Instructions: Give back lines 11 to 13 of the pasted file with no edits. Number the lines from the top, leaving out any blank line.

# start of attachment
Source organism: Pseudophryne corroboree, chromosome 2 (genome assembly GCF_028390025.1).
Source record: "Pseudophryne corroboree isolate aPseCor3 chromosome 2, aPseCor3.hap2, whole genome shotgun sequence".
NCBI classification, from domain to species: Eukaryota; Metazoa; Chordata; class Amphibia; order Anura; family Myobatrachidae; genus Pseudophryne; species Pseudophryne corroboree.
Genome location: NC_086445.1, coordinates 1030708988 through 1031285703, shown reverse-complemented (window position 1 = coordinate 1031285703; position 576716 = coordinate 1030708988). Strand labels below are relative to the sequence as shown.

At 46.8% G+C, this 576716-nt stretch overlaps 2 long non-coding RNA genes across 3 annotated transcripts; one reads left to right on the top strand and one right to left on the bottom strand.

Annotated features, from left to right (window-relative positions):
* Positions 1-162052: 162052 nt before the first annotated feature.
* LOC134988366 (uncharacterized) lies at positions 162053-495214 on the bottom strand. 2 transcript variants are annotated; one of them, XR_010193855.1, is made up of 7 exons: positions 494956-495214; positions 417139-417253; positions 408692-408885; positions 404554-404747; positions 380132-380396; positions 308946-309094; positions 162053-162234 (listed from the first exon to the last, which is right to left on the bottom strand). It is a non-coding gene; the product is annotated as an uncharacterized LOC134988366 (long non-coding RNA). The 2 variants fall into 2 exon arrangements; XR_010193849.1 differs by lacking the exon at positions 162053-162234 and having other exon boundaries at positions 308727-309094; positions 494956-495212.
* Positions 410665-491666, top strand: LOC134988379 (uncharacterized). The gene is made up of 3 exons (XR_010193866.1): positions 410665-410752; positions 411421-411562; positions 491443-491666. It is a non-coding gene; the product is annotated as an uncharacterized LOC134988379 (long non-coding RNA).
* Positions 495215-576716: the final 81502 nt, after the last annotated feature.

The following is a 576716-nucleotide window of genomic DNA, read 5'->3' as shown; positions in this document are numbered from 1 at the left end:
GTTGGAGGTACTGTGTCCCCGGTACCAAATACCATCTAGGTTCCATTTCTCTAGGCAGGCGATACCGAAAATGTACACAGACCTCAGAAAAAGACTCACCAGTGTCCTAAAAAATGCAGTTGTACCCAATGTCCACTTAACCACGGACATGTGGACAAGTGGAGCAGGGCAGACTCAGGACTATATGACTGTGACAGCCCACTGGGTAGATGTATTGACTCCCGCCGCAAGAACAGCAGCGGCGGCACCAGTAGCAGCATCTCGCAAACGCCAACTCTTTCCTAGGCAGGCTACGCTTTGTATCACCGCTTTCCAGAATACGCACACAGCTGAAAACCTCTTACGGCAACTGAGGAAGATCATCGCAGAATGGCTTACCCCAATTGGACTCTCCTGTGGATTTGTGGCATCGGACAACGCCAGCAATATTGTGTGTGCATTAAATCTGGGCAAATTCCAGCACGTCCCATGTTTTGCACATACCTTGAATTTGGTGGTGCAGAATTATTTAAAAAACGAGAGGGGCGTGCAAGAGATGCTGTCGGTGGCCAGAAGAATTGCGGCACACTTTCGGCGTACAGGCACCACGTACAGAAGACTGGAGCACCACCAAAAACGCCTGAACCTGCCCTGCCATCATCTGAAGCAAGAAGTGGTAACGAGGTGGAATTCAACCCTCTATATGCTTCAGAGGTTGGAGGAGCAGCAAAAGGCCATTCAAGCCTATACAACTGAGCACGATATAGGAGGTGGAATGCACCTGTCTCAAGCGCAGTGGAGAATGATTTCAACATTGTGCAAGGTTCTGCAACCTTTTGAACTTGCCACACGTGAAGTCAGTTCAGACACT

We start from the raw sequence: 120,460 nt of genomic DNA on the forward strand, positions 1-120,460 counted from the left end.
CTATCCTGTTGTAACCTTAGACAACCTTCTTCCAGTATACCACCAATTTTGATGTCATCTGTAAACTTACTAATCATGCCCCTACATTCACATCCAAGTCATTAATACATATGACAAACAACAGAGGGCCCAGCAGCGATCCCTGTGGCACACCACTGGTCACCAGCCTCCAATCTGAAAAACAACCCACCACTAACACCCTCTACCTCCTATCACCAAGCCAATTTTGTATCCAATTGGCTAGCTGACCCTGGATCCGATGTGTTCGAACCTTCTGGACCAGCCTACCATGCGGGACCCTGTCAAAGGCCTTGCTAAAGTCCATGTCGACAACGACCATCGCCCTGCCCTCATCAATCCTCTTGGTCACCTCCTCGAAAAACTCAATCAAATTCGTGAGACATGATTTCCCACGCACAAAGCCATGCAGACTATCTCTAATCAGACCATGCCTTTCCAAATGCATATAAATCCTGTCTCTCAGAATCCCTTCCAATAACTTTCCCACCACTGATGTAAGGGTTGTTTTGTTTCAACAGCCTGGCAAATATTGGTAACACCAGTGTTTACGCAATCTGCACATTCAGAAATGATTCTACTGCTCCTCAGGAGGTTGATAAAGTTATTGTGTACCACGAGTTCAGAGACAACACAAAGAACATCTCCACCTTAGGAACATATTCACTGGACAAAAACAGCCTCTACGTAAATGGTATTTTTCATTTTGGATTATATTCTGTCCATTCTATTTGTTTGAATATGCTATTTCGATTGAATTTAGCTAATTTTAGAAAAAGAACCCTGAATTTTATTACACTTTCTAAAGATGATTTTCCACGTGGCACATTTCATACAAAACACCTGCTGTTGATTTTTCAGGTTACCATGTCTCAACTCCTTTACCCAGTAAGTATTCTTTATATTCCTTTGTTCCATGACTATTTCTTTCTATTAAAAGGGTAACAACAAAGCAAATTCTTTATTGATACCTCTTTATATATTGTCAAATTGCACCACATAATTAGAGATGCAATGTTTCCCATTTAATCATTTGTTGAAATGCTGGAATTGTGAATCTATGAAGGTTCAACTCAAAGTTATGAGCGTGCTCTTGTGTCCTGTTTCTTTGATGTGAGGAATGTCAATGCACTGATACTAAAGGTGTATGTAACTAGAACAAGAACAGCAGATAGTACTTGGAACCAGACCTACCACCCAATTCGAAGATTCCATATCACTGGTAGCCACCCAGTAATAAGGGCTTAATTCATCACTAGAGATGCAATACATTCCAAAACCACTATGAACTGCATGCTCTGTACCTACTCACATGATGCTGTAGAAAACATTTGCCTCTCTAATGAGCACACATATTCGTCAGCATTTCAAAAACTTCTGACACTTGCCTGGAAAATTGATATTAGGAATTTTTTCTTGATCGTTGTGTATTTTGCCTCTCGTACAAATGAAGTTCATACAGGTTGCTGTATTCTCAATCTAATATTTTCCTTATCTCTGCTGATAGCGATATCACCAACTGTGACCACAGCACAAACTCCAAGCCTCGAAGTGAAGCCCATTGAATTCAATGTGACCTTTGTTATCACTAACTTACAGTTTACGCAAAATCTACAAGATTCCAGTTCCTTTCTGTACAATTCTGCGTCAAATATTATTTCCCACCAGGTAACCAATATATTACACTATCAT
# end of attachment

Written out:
The following is a 576716-nucleotide window of genomic DNA, read 5'->3' as shown; positions in this document are numbered from 1 at the left end:
GTTGGAGGTACTGTGTCCCCGGTACCAAATACCATCTAGGTTCCATTTCTCTAGGCAGGCGATACCGAAAATGTACACAGACCTCAGAAAAAGACTCACCAGTGTCCTAAAAAATGCAGTTGTACCCAATGTCCACTTAACCACGGACATGTGGACAAGTGGAGCAGGGCAGACTCAGGACTATATGACTGTGACAGCCCACTGGGTAGATGTATTGACTCCCGCCGCAAGAACAGCAGCGGCGGCACCAGTAGCAGCATCTCGCAAACGCCAACTCTTTCCTAGGCAGGCTACGCTTTGTATCACCGCTTTCCAGAATACGCACACAGCTGAAAACCTCTTACGGCAACTGAGGAAGATCATCGCAGAATGGCTTACCCCAATTGGACTCTCCTGTGGATTTGTGGCATCGGACAACGCCAGCAATATTGTGTGTGCATTAAATCTGGGCAAATTCCAGCACGTCCCATGTTTTGCACATACCTTGAATTTGGTGGTGCAGAATTATTTAAAAAACGAGAGGGGCGTGCAAGAGATGCTGTCGGTGGCCAGAAGAATTGCGGCACACTTTCGGCGTACAGGCACCACGTACAGAAGACTGGAGCACCACCAAAAACGCCTGAACCTGCCCTGCCATCATCTGAAGCAAGAAGTGGTAACGAGGTGGAATTCAACCCTCTATATGCTTCAGAGGTTGGAGGAGCAGCAAAAGGCCATTCAAGCCTATACAACTGAGCACGATATAGGAGGTGGAATGCACCTGTCTCAAGCGCAGTGGAGAATGATTTCAACATTGTGCAAGGTTCTGCAACCTTTTGAACTTGCCACACGTGAAGTCAGTTCAGACACT

We start from the raw sequence: 120,460 nt of genomic DNA on the forward strand, positions 1-120,460 counted from the left end.